At the end of the day, my experience is with what I must go, and my experience, most recently, has again turned me to the Aeon Sophia, the Holy Wisdom of Christ.

How shall I explain Sophia to you? How can I? I’m not sure. All I know is that whatever this experience I have of Sophia is, the experience seems to be what so many of the New Agers and other such mystics refer to as the Higher Self and the World Soul and so on.

Sophia is the feminine aspect of Christ, His feminine counterpart, “Christ Our Mother.” I think that what our Catholic faith has been trying to express about the Blessed Virgin Mary may indeed rightly apply to Sophia, though Father Troy did say that the early Gnostics saw the Blessed Virgin Mary as a symbol or sign of Sophia.

At the root of it all, though, Sophia appears to be core of our being. How strange it is to discover that “Stevo” is less and less something real and is more and more only some strange, external manifestation of an inner, deeper, and far more real SOPHIA.

Many months ago, I turned to Sophia in prayer one night as I lay myself down to sleep, and I had the most certain experience of unconditional love. Nothing we can ever do, no matter the evil, no matter the sin, can ever cause Sophia to stop loving us. She loves us with all that she is; we cannot be made to be separated from her, no matter how hard we might struggle and try. No crime, no sin, no atrocity is so great that Sophia will not love you.

This assurance of unconditional love is something of a clue to the unraveling and dissolution of our own sinful nature. The promise of unconditional love, the promise of unconditonal acceptance and approval, at least at this moment, virtually dissolves the impulses I would otherwise have to do what we would call “evil.” The basic or instinctual passions dry up in their own way, or perhaps we might say, they are drowned in something far greater than their fire.

I had an impression earlier of a Sophia-themed Eucharist in which the Holy Communion consisted of a kind of cake. Maybe that was simply an explanation that there’s a component of consuming the Divine Feminine in the Holy Eucharist that we and the Church have carelessly overlooked for two millenia. I had the distinct impression that consuming the Body of Sophia is extremely integral and important to the Christian mystic.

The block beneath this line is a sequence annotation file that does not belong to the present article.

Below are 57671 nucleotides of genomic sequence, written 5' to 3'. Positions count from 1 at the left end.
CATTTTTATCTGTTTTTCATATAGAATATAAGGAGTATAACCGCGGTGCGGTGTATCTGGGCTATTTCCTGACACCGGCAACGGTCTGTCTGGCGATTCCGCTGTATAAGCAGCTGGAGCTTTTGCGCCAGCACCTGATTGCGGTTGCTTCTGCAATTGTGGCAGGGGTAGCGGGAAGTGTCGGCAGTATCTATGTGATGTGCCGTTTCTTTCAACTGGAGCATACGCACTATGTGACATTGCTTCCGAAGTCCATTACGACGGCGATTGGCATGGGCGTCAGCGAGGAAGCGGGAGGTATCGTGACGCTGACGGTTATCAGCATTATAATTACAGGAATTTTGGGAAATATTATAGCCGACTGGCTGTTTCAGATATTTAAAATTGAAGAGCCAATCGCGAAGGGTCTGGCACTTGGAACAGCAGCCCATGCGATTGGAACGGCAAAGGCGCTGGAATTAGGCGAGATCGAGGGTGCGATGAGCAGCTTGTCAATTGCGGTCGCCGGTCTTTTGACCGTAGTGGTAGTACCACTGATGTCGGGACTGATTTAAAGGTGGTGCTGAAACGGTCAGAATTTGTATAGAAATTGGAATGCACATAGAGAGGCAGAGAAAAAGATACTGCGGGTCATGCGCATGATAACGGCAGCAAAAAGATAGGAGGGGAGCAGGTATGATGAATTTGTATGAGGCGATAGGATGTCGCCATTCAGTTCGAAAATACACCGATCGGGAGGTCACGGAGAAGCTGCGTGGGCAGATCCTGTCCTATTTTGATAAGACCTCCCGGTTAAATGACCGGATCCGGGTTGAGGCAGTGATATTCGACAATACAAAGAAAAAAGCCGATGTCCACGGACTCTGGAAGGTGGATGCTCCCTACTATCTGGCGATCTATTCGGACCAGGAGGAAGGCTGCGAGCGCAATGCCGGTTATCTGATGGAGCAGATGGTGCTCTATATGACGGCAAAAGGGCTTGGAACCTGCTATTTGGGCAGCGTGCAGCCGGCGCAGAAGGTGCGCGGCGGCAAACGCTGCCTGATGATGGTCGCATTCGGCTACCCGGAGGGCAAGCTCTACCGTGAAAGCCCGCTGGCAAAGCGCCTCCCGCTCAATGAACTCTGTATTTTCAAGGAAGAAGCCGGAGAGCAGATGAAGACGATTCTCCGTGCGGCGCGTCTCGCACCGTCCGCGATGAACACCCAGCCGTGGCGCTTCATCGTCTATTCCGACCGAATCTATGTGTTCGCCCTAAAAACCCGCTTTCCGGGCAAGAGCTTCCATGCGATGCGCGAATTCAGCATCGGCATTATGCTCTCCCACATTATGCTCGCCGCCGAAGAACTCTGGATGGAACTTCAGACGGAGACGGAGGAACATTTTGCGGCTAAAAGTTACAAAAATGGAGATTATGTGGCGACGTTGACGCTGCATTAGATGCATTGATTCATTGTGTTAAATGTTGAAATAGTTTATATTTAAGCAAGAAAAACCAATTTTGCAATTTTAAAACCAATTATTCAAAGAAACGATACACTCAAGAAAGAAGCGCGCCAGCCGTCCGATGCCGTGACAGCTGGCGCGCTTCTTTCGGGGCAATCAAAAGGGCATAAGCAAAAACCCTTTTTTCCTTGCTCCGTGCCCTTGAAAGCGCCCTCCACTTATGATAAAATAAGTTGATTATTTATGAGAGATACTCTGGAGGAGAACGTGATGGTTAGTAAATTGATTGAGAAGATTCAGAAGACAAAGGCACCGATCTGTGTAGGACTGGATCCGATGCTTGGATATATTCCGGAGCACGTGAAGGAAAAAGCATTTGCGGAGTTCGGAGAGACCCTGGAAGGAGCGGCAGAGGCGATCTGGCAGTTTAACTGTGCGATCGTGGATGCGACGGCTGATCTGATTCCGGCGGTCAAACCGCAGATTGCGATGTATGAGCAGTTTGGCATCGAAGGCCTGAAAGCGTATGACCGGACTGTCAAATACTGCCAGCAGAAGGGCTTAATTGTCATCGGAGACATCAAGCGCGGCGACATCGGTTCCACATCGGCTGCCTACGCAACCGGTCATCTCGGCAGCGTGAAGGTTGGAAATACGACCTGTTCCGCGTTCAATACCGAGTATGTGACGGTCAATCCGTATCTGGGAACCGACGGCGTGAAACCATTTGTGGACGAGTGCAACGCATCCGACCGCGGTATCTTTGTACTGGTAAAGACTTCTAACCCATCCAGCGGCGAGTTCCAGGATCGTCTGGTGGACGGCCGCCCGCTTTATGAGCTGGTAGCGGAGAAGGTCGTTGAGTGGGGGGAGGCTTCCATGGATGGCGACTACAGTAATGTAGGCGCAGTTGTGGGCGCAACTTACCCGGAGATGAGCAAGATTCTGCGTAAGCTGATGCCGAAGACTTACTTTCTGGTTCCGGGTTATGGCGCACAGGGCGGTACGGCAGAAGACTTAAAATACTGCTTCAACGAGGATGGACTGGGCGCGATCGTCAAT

It’s bizarre to explain how REAL Sophia is to me. She’s so incredibly REAL to me; it’s not that I don’t appreciate and give due reverence to the Blessed Virgin Mary (I do), but sometimes, I feel like the Blessed Mother’s reverence pales heavily in comparison to that afforded to Sophia.

Maybe, indeed, they have different roles, and those different roles should be respected and preserved and not overlapped. But this would smack, unfortunately, of the attitudes of Protestants who made failed attempt to distill and preserve the “true” teaching of Christ while effectively aborting the only components of the twisted religion we call Christianity.

In fact, perhaps, archetypally, that’s why the Catholic Church is so incredibly and forthrightly OBSESSED with abortion. (I turned on EWTN the other day, and naturally, the talk show was about abortion and the full-on war that was going on with the culture and so on, with the talk show being hosted by two more self-righteous Roman Catholics who defined “Catholicism” as liking the pope, being against gay marriage, and being against abortion.) The Church has, through its own fault, it’s own fault, it’s own grievous fault, often aborted the Eucharistic Christ and the Eucharistic SOPHIA from the Mass, from the theology, and flushed the poor infant down the toilet from the liturgy. Having committed the grave sins that take the Holy Spirit’s favoritism from the parishes, they are left to face, albeit in a largely unconscious way, their own evil that is projected onto the world.